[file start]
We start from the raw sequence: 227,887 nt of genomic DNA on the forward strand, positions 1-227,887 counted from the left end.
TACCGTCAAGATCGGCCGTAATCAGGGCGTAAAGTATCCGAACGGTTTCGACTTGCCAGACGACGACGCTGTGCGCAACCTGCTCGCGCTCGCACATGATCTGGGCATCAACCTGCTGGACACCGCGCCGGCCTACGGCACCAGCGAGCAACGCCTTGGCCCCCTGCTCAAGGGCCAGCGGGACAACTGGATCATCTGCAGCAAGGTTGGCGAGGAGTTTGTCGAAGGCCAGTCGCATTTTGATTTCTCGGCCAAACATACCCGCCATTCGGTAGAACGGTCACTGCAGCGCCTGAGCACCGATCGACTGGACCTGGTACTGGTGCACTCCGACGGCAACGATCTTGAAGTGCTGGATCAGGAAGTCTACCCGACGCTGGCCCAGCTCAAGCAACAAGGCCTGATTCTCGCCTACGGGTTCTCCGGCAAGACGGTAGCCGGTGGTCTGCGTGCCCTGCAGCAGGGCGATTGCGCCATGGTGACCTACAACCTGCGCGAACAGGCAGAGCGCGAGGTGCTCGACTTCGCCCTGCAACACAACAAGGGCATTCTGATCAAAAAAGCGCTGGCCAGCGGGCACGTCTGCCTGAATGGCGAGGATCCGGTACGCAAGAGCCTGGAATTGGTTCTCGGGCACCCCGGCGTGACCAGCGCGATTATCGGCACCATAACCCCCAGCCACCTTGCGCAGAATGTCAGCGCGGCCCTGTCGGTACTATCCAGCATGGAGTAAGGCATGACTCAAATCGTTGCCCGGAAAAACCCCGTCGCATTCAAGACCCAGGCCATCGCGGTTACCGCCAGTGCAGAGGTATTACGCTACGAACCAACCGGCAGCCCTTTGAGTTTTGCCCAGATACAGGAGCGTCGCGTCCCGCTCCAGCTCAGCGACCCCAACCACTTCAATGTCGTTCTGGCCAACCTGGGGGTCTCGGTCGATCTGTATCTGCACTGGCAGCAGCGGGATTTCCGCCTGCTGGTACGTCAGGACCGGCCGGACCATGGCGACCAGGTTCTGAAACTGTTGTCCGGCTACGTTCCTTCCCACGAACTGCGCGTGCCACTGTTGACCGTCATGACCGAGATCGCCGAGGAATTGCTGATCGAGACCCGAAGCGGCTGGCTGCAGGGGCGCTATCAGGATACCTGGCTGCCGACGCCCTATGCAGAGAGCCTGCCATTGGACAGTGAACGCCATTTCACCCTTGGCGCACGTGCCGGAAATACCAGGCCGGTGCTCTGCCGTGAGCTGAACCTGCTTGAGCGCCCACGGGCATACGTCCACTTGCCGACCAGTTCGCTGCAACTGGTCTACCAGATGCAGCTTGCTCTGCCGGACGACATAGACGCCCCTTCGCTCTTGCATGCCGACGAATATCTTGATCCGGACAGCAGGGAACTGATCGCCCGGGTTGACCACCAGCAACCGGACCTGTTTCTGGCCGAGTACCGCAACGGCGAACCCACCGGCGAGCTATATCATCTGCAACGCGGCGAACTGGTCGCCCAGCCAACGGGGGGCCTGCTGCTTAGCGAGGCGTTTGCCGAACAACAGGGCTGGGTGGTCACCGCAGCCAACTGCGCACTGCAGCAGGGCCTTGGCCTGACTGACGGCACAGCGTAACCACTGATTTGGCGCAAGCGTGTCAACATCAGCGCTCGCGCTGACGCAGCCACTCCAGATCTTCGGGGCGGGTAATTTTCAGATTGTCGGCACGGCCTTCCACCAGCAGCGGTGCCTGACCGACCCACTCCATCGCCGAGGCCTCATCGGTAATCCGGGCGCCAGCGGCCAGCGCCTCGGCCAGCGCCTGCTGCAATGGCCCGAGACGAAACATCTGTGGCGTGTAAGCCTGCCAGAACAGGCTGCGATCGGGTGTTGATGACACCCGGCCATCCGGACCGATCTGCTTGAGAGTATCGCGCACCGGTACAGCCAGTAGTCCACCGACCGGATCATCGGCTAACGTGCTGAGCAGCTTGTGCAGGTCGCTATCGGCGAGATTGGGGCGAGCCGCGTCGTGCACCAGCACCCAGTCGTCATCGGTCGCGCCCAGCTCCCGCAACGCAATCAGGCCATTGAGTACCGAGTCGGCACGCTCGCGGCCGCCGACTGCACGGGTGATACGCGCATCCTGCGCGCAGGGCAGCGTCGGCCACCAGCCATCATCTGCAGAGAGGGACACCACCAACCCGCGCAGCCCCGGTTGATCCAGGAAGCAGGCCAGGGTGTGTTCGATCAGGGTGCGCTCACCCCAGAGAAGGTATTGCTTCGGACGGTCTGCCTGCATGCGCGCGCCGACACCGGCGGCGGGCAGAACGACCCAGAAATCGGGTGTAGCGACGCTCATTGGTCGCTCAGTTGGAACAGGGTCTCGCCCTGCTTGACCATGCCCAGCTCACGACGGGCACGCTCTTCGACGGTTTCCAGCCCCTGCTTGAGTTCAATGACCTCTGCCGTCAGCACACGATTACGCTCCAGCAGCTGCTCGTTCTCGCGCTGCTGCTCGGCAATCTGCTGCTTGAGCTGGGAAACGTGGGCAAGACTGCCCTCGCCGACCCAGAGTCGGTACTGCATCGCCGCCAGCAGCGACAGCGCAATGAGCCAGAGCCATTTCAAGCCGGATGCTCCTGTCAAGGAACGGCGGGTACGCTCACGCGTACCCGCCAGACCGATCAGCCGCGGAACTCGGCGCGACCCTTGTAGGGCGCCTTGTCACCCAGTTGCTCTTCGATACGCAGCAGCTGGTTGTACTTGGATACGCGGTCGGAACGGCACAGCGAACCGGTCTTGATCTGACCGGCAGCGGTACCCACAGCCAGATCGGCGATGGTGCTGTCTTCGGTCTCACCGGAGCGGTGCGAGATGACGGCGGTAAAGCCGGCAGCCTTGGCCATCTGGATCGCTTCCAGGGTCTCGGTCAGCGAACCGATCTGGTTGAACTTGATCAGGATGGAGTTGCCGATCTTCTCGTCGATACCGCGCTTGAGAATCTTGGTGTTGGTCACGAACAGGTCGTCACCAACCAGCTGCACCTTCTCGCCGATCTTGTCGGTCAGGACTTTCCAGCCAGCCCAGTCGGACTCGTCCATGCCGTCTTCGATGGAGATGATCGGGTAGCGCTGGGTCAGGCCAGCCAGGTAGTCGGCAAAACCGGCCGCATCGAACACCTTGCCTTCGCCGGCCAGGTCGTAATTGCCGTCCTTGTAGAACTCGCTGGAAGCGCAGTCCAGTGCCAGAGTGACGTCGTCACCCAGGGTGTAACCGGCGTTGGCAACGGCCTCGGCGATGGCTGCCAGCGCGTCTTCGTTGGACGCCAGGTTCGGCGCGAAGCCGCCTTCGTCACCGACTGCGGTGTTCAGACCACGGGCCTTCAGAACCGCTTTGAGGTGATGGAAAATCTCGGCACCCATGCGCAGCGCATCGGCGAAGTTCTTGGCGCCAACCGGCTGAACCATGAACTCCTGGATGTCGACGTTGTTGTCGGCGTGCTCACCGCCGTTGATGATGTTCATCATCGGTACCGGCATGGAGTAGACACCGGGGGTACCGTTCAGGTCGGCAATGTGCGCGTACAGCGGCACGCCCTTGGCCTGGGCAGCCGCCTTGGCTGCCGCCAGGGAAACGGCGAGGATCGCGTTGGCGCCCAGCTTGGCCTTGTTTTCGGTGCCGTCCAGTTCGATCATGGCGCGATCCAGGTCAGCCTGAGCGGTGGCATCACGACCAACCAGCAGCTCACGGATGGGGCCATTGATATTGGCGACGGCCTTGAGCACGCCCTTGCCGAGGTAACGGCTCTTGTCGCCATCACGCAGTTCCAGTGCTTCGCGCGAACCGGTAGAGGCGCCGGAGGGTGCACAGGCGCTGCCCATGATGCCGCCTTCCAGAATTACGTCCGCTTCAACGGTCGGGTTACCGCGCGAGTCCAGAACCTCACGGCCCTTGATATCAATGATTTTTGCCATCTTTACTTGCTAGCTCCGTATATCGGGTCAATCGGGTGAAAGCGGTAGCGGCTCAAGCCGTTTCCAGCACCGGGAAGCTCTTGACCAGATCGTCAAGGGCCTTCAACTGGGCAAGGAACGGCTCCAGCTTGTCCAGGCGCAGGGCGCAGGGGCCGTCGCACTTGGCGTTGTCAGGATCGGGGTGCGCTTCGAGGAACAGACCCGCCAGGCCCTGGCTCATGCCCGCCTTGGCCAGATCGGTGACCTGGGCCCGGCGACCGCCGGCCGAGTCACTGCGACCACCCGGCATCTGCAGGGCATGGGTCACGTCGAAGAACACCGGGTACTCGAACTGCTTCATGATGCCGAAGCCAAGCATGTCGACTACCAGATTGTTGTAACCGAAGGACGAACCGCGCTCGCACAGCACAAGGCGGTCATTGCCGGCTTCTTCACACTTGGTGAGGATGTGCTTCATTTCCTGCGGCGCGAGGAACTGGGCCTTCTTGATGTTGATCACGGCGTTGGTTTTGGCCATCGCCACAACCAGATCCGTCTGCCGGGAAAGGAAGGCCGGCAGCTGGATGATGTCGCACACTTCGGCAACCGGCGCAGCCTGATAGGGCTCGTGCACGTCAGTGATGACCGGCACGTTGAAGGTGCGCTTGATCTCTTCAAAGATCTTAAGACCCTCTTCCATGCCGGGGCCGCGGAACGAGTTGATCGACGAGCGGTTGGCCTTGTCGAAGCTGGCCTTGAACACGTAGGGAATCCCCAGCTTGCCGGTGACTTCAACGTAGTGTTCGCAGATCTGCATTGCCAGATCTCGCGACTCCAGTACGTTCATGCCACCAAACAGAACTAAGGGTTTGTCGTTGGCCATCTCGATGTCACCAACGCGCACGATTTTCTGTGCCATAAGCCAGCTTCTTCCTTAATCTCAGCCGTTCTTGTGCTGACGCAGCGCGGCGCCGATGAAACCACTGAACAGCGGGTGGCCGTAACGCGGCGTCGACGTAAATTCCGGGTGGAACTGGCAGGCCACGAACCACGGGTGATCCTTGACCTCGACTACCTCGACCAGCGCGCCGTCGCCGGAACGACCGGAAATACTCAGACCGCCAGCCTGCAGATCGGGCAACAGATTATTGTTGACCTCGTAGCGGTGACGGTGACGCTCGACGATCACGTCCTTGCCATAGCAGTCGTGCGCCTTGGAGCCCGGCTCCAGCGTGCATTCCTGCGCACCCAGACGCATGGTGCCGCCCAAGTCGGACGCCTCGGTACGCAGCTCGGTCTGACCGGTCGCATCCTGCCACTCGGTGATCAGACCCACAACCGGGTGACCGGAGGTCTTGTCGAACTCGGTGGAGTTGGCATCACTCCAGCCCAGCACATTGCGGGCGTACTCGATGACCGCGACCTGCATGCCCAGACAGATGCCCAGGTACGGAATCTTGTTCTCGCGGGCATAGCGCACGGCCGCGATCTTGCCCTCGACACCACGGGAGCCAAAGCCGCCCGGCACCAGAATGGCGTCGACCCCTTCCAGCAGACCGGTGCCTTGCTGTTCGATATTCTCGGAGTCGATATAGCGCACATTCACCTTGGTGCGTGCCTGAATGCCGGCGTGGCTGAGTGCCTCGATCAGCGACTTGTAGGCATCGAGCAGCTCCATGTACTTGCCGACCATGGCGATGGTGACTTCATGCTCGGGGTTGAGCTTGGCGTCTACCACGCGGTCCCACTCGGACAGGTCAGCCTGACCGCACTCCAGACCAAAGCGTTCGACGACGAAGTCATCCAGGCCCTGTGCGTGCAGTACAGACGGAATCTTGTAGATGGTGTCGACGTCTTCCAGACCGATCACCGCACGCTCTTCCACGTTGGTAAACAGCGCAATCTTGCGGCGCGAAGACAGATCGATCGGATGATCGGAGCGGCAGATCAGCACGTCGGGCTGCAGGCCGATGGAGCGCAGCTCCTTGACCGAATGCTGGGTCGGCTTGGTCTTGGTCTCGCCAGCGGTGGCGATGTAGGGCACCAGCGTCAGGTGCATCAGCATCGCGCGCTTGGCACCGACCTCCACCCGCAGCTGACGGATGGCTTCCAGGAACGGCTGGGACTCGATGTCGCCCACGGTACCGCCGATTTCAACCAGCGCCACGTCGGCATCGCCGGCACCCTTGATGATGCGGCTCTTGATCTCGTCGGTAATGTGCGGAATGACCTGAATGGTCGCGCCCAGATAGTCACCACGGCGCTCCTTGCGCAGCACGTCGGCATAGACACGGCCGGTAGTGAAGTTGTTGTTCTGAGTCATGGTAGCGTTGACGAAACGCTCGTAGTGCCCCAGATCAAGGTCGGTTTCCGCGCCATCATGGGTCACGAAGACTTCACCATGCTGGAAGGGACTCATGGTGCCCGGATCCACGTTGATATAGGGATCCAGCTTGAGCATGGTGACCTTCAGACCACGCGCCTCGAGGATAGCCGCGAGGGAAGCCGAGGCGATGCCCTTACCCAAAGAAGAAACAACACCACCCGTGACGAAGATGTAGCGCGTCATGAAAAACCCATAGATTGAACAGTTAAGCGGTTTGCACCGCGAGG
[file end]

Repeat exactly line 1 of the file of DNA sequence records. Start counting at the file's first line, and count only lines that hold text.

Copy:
We start from the raw sequence: 227,887 nt of genomic DNA on the forward strand, positions 1-227,887 counted from the left end.